SAD science: Why winter brings us down, but won't for long
Severe Seasonal Affective Disorder affects up to 1 in 20 Canadians
For many Canadians, winter is the season of our discontent. Fortunately, there's light at the end of a long, cold, dark tunnel.
The sleep-deprived are waking up to warmer weather and brighter days, and biological rhythms will readjust.
"The cold makes people feel tired, more irritable, and they're often going to and from work in the dark. That's starting to lift now, as will these bone-chilling temperatures," said Dr. James MacFarlane, a sleep specialist with Toronto's SleepMed clinic.
"I think that's going to lead to an improvement. You'll want to be out and part of the world again."
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As many as 35 per cent of Canadians complain of having the "winter blues," according to the Centre for Addiction and Mental Health. Another 10 to 15 per cent have a mild form of seasonal depression, while about two to five per cent of Canadians will have a severe, clinical form of Seasonal Affective Disorder (SAD).
It often starts with fatigue, then symptoms of sadness, lethargy, apathy and depression, said Dr. Robert Levitan, the head of depression research at CAMH.
Coming off the coldest February recorded in Quebec and southern Ontario, it's little surprise the chilling effect can give way to frosty moods and feelings of sluggishness.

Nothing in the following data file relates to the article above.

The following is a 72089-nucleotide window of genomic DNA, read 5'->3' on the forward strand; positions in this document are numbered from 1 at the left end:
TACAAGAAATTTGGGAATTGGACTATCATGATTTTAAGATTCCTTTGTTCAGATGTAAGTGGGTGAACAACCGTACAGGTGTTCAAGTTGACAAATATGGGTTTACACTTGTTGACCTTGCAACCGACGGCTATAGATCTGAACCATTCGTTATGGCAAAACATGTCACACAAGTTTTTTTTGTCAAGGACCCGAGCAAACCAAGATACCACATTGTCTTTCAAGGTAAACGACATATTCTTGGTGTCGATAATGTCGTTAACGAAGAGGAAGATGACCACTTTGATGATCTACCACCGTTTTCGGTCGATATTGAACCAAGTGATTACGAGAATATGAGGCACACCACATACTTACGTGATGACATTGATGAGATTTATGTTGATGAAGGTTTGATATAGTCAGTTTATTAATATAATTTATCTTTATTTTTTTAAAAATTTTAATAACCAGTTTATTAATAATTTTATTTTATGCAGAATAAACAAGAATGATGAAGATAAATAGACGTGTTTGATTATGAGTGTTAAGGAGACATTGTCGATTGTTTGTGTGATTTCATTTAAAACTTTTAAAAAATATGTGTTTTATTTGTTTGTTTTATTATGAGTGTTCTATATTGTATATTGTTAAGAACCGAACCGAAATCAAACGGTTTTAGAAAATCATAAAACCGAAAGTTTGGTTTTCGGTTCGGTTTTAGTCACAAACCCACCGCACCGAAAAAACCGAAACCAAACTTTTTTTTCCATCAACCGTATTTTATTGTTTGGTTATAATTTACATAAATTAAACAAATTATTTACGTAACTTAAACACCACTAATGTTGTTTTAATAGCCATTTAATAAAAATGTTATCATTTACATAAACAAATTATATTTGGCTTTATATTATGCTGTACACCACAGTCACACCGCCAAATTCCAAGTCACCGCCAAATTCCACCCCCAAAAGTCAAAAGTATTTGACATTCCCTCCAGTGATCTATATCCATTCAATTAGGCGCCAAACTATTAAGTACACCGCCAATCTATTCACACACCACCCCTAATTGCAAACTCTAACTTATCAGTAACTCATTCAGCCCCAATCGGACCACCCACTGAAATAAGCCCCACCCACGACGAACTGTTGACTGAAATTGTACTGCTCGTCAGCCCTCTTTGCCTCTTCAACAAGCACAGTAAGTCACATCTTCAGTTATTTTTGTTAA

The onset of low energy levels as temperatures dip and mornings darken might be a vestige of a more primitive past.
Circadian rhythms out of whack
"A lot of us in the field think this is an evolutionary mechanism," said Levitan, who specializes in mood and anxiety disorders. "It's in our genes. They're designed to turn us off in the fall-winter period to conserve energy, then turn us back on in the spring-summer, very much like hibernating animals."
But what's to blame for these physiological effects?
Our biological clocks, or circadian rhythms, have much to do with our listlessness come winter.
Winter throws those natural body rhythms out of whack as the increased darkness during the day causes people's "sleep hygiene" to deteriorate, according to Dr. Richard Leung, director of the sleep laboratory at Toronto's St. Michael's Hospital.
Melatonin, the "hormone of darkness," amps up during these longer dark cycles and promotes sleepiness, he explained.
I'm finding that my patients just aren't going out and exercising. They're saying it's just too cold- Dr. Mel Borins, University of Toronto faculty of medicine
"People also have the temptation to go to bed earlier because there's nothing to do," Leung said. "By the same token, they sleep in later than normal because the darkness lasts longer, and find it difficult to wake up without sunlight shining through the windows."
Those irregular patterns can snowball, Leung explained, with sleep-deprived people sneaking naps to compensate, then struggling to catch quality shuteye later.
Multiple systems in the brain
Levitan said that when SAD was first officially described in psychiatric literature in 1984, melatonin was a prime suspect.